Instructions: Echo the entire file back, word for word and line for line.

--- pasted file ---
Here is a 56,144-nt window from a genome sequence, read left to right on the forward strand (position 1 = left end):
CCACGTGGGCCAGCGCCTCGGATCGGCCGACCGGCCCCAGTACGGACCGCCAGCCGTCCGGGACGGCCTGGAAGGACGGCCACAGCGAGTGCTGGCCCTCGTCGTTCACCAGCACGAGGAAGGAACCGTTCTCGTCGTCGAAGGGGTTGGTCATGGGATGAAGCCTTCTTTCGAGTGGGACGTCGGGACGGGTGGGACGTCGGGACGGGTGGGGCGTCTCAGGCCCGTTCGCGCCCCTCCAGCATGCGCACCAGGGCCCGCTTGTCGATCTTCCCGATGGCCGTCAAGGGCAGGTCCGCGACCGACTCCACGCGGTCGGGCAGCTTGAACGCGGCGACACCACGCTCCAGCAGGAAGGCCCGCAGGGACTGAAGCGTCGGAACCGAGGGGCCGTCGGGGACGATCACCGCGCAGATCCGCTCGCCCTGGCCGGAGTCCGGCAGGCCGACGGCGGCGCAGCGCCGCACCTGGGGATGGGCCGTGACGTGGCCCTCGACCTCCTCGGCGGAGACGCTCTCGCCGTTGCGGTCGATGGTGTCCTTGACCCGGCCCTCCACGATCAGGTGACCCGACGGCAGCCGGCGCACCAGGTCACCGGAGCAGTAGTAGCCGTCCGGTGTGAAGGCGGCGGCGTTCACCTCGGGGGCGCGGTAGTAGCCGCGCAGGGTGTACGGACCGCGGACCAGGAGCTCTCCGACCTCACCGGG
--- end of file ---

Here is a 56,144-nt window from a genome sequence, read left to right on the forward strand (position 1 = left end):
CCACGTGGGCCAGCGCCTCGGATCGGCCGACCGGCCCCAGTACGGACCGCCAGCCGTCCGGGACGGCCTGGAAGGACGGCCACAGCGAGTGCTGGCCCTCGTCGTTCACCAGCACGAGGAAGGAACCGTTCTCGTCGTCGAAGGGGTTGGTCATGGGATGAAGCCTTCTTTCGAGTGGGACGTCGGGACGGGTGGGACGTCGGGACGGGTGGGGCGTCTCAGGCCCGTTCGCGCCCCTCCAGCATGCGCACCAGGGCCCGCTTGTCGATCTTCCCGATGGCCGTCAAGGGCAGGTCCGCGACCGACTCCACGCGGTCGGGCAGCTTGAACGCGGCGACACCACGCTCCAGCAGGAAGGCCCGCAGGGACTGAAGCGTCGGAACCGAGGGGCCGTCGGGGACGATCACCGCGCAGATCCGCTCGCCCTGGCCGGAGTCCGGCAGGCCGACGGCGGCGCAGCGCCGCACCTGGGGATGGGCCGTGACGTGGCCCTCGACCTCCTCGGCGGAGACGCTCTCGCCGTTGCGGTCGATGGTGTCCTTGACCCGGCCCTCCACGATCAGGTGACCCGACGGCAGCCGGCGCACCAGGTCACCGGAGCAGTAGTAGCCGTCCGGTGTGAAGGCGGCGGCGTTCACCTCGGGGGCGCGGTAGTAGCCGCGCAGGGTGTACGGACCGCGGACCAGGAGCTCTCCGACCTCACCGGG